Fair Labor Standards Under Attack
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"The proposal is unworkable, un-American, impractical and dangerous to our institutions," said Representative Wade Kitchens, a Democrat from Arkansas, during the Congressional debate over the Fair Labor Standards Act. What were these radical ideas, guaranteed by the last great piece of New Deal legislation, that in Kitchens's view threatened the future of the Republic? A minimum wage, limits on overtime and a prohibition of child labor. In submitting the act to Congress on May 24, 1937, President Franklin Roosevelt succinctly explained its basic goal: "a fair day's pay for a fair day's work."
It's good to keep in mind some of the labor conditions in the United States before passage of the Fair Labor Standards Act. Workers were often forced to work ten to twelve hours a day, six days a week. They earned as little as twelve cents an hour. They were sometimes paid in scrip, redeemable at a company store, instead of money. A survey of American children conducted by the Labor Department found that one-quarter worked for sixty or more hours a week. The median wage for children was $4 a week. All of this was justified in the name of "freedom," as business groups championed the liberty of contracts and the liberty of employers to hire, fire and set wages without any restrictions. The Supreme Court had consistently upheld that notion of freedom, overturning a federal child labor law in 1922 and a local minimum wage law the following year.
The Court abruptly switched course in March 1937--amid Roosevelt's effort to pack it with sympathetic Justices--and affirmed the right of Washington State to require minimum wages for women and minors. Chief Justice Charles Evans Hughes argued that "the denial of a living wage" not only harmed workers but placed an unfair burden upon society. "What these workers lose in wages the taxpayers are called upon to pay," Hughes noted in his majority opinion. "The community is not bound to provide what is in effect a subsidy for unconscionable employers."
Two months later Roosevelt sent the Fair Labor Standards Act to Congress, launching one of the most bitter legislative battles of the New Deal. Despite overwhelming popular support, Southern Democrats joined forces with Republicans to oppose the act, forming a coalition that would thwart future New Deal legislation. Their spirited defense of low wages and the liberty of employers delayed passage of the bill for more than a year. The Fair Labor Standards Act of 1938, signed by Roosevelt that June, was a watered-down version of the original. It provided exemptions for agriculture and other industries, as well as a minimum wage of just 25 cents an hour. Nonetheless, it established fundamental economic rights for American workers.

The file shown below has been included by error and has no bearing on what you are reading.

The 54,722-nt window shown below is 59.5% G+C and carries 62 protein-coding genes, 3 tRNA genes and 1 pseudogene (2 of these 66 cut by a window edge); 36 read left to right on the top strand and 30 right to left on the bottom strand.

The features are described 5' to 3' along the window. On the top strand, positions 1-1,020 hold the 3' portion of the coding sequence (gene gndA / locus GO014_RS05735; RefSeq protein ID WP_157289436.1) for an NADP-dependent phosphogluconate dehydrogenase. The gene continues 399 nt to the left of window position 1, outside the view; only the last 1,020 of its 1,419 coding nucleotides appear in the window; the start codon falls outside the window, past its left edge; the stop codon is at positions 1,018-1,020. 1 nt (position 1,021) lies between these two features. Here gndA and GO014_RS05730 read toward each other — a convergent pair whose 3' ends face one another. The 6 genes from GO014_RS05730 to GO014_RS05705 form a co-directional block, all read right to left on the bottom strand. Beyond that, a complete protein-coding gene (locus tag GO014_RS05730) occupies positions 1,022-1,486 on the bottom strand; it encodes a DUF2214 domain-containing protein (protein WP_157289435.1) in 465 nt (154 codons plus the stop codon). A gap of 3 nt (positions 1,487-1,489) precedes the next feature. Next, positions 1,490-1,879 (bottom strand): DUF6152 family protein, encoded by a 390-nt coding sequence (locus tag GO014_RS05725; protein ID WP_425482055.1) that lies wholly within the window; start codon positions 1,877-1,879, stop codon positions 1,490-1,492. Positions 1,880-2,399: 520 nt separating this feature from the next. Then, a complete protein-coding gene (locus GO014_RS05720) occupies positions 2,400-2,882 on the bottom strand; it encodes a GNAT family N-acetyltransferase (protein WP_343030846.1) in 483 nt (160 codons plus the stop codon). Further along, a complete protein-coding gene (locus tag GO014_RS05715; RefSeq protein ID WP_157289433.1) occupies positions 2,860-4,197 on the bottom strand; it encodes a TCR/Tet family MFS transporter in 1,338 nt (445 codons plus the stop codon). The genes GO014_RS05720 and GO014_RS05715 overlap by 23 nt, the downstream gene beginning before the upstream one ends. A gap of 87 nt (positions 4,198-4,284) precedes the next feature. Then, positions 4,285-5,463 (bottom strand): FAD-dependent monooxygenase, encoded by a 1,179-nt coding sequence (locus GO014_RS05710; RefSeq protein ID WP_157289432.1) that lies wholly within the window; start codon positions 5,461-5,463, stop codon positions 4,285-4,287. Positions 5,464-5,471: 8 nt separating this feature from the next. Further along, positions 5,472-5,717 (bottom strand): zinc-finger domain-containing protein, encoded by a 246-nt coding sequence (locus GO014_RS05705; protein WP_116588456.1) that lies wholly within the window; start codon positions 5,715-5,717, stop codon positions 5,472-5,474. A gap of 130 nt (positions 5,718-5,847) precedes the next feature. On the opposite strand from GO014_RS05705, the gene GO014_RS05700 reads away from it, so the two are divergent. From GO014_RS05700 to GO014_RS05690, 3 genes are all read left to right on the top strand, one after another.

Seventy years later, the Fair Labor Standards Act is still under attack. "A higher minimum wage equals less economic freedom," a Heritage Foundation essay claimed last year. Although the rhetoric is more subdued, the underlying attitude has changed little since Representative Kitchens railed against the bill. The minimum wage doesn't eliminate poverty; it creates poverty, we are told. When do-gooders demand a higher wage, poor workers lose their jobs. Countless studies are cited as proof. Yet the period of America's greatest economic growth coincided with its highest minimum wage rates. In 1956 the minimum wage in today's dollars was about $7.93 an hour. Adjusted for inflation, the minimum wage reached its peak in 1968, at about $9.91 an hour. During the decades that followed, its real value declined by almost 50 percent. That enormous pay cut for the nation's poorest workers benefited some industries enormously--supplying cheap labor to fast food restaurants, retail stores and farms--while imposing enormous costs on society. When the federal minimum wage hits $7.25 in July 2009, it will still not reach the level considered adequate by President Dwight Eisenhower.
The high-minded arguments against the minimum wage, for the most part, are merely justifications for higher corporate profits. Since passing a minimum wage law in 1998, Britain has enjoyed some of the fastest economic growth rates and lowest unemployment rates in the European Union. The British minimum wage is now equivalent to more than $11 an hour. "No business which depends...on paying less than living wages to its workers has any right to continue in this country," President Roosevelt once declared. "By living wages I mean more than a bare subsistence level--I mean the wages of a decent living." Those words are as true today as when they were first spoken. I hope our next President will not only agree with Roosevelt on this subject but will have the courage and compassion to do something about it.
Eric Schlosser is the author of 'Fast Food Nation' and 'Reefer Madness.'